When I came home the other day my five-year-old approached me immediately and with a focused urgency. He had no time to waste.
Bolstering a sizable orange at the end of his outstretched arm he asked, “Daddy, is this an orange?”
No greeting, no hug, just the question.
As I mentioned, it was an orange, and for that reason I answered, “It sure is Bud.”
Off he went.
I didn’t think much of it. Goofiness runs deep in our family. Here he was being goofy, par for the course.
No sooner did I drop my keys and loosen my tie when he was standing in front of me again, with a different orange at the end of the same outstretched arm. Different orange; same arm.
Now I began to wonder. Not so much about what he was up to, but how much effort it would take to clean up after this exploration.
“Daddy,” he asked again, “is this an orange?”
“It sure is, Bud.” My brow was furrowed at this point. He smiled. I smiled (on the outside at first, and subsequently on the inside, realizing that regardless of the insuring mess, this could be a moment that might become a cherished memory, and I sure do love those moments).
This time I shadowed the big guy into our kitchen, where sure enough I found subjugated orange parts strewn about the island countertop, encircling a small plastic cup with maybe a quarter once of juice inside it, and possibly two or three ounces under and nearby it.
Now, his smile was huge; super proud juicer in action.
He looked up and shouted, “Fresh-made orange juice…just ten dollars!”
I am a sucker for fresh-made orange juice, but that price was outrageous!
He enlisted the help of his two-year-old brother for sales while his seven-year-old brother and his three-year-old sister ran upstairs to get their piggy banks.
Over the course of the next two hours, the fresh-made, real-world play was energized and stimulating. After very quickly running out of fresh-made orange juice (little brother was thirsty) the team decided to fill what seemed to be about dozen cups with fresh-made water; much more accessible.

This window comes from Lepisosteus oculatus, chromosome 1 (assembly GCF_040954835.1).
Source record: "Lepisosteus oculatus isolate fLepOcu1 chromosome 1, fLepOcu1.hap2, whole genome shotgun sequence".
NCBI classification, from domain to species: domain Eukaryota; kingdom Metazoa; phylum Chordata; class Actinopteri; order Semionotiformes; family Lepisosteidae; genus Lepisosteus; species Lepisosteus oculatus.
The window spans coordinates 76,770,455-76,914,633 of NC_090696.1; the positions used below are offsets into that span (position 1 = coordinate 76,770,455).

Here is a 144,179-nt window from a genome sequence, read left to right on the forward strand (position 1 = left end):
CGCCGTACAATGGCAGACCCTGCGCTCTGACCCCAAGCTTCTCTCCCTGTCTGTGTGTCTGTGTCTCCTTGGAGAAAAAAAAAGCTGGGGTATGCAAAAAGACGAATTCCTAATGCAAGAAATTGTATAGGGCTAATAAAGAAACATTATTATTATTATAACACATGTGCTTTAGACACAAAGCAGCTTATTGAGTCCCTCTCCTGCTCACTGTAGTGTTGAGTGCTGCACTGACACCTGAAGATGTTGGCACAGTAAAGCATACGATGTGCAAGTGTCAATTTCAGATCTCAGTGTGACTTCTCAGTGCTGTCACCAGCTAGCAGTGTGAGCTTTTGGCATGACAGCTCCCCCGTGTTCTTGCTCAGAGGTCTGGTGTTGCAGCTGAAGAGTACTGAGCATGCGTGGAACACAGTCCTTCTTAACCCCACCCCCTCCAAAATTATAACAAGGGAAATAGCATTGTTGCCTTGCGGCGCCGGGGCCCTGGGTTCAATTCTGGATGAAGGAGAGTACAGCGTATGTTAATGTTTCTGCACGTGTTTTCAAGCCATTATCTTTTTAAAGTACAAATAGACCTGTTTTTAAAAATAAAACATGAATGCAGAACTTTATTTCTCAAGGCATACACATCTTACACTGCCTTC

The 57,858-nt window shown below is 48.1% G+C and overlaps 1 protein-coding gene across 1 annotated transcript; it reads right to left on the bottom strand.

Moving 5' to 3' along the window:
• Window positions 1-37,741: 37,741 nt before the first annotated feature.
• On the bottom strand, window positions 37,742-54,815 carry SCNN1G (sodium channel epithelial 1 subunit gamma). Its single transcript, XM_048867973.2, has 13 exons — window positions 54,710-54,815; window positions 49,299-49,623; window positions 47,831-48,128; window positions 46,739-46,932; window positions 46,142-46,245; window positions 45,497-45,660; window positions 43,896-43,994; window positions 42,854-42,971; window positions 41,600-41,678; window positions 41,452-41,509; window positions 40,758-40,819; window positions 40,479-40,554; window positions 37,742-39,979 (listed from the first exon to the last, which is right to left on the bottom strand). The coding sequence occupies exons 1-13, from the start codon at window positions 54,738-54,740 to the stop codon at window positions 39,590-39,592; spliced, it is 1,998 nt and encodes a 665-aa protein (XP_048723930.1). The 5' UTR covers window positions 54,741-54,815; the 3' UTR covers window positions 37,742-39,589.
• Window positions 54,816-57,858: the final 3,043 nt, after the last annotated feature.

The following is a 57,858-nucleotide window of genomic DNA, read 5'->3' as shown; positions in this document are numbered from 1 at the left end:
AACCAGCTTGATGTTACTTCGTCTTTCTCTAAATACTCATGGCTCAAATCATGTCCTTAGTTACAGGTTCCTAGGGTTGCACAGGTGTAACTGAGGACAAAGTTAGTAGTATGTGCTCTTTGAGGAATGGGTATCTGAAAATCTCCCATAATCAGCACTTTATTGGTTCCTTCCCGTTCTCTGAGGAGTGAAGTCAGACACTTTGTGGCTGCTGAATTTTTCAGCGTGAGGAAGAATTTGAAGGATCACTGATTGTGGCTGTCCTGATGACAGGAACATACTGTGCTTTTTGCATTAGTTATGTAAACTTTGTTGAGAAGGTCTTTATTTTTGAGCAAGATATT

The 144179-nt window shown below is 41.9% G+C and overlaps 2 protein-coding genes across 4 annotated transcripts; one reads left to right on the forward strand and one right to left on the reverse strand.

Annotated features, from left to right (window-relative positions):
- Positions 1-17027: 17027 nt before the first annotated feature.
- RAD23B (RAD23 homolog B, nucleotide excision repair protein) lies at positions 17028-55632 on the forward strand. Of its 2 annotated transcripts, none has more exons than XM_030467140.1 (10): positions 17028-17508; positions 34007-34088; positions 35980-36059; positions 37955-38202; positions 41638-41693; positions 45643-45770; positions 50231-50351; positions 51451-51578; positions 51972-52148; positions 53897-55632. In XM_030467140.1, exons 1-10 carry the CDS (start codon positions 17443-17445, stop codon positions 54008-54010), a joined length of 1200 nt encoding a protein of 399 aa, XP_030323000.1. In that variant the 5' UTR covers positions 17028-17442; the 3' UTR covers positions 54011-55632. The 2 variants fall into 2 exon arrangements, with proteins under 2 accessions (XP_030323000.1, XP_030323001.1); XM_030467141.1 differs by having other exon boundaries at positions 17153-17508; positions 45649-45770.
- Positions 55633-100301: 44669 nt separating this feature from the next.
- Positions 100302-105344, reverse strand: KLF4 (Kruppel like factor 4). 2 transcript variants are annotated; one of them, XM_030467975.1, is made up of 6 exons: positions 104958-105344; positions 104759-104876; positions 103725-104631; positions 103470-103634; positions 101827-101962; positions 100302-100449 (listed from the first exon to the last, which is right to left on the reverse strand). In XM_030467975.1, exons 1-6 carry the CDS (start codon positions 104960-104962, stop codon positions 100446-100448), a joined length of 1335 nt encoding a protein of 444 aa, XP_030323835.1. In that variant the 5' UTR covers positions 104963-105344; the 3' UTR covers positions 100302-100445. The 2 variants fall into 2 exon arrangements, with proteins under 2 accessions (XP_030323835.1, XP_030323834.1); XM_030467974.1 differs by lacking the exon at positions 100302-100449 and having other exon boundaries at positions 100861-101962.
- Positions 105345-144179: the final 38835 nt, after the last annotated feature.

It went for ten dollars without a straw and eleven dollars with a straw. Ice was complimentary.
When the fresh made water well ran dry they turned to toys, buy on get one free. What seem to be hundreds of them laid out on various surfaces around the living room.
My daughter took advantage of this outstanding opportunity by filling a partially empty diaper box with sale items, digging her way underneath them, and working hard for some time to close herself and her bounty in the box. She wasn’t playing with the toys; she was playing WITH the toys. It was a spectacularly interesting sight to see. She’s strong willed; get’s it from her mother; serves them both well.
Our little big guy found a dragon puppet and set off engaged in a ventriloquist-style conversation for the remainder of the evening.
The school-age brothers worked hard at keeping shop. They even drew about and wrote about the experience, creating marketing pieces and making business plans. It was an engaging, fun, thinking and learning experience for each one of these kids ranging from two to seven-years old (not to mention me at forty three).
I realized, as I do each time I support and celebrate fresh-made, real-world creative play, that kids love it. Even fifteen minutes after bedtime routines were supposed to begin they were crying for more. I had to drag them upstairs kicking and screaming.
At no time did they talk about or ask for television or any device, and at no point did they disengage or complain of being bored.
So, in reflection I developed a set of very simple rules for adults interested in encouraging fresh-made real-world creative play:
- Listen & respond
- Celebrate, encourage, participate, & enjoy
- Extend & integrate
At home or at school, fresh-made, real-world creative play initiated on the foundation of kids’ interests can be exciting and meaningful, it can promote thinking, doing, and learning across subject matter and curricular areas, it can provide kids with hours of fun, social, and enriching opportunities, and by the way…no screen is required.
In conclusion, I’m going double entendre by once again suggesting: Fresh-Made, Real-World Creative Play Rules!
Live. Love. Listen. Learn. Lead. Thanks.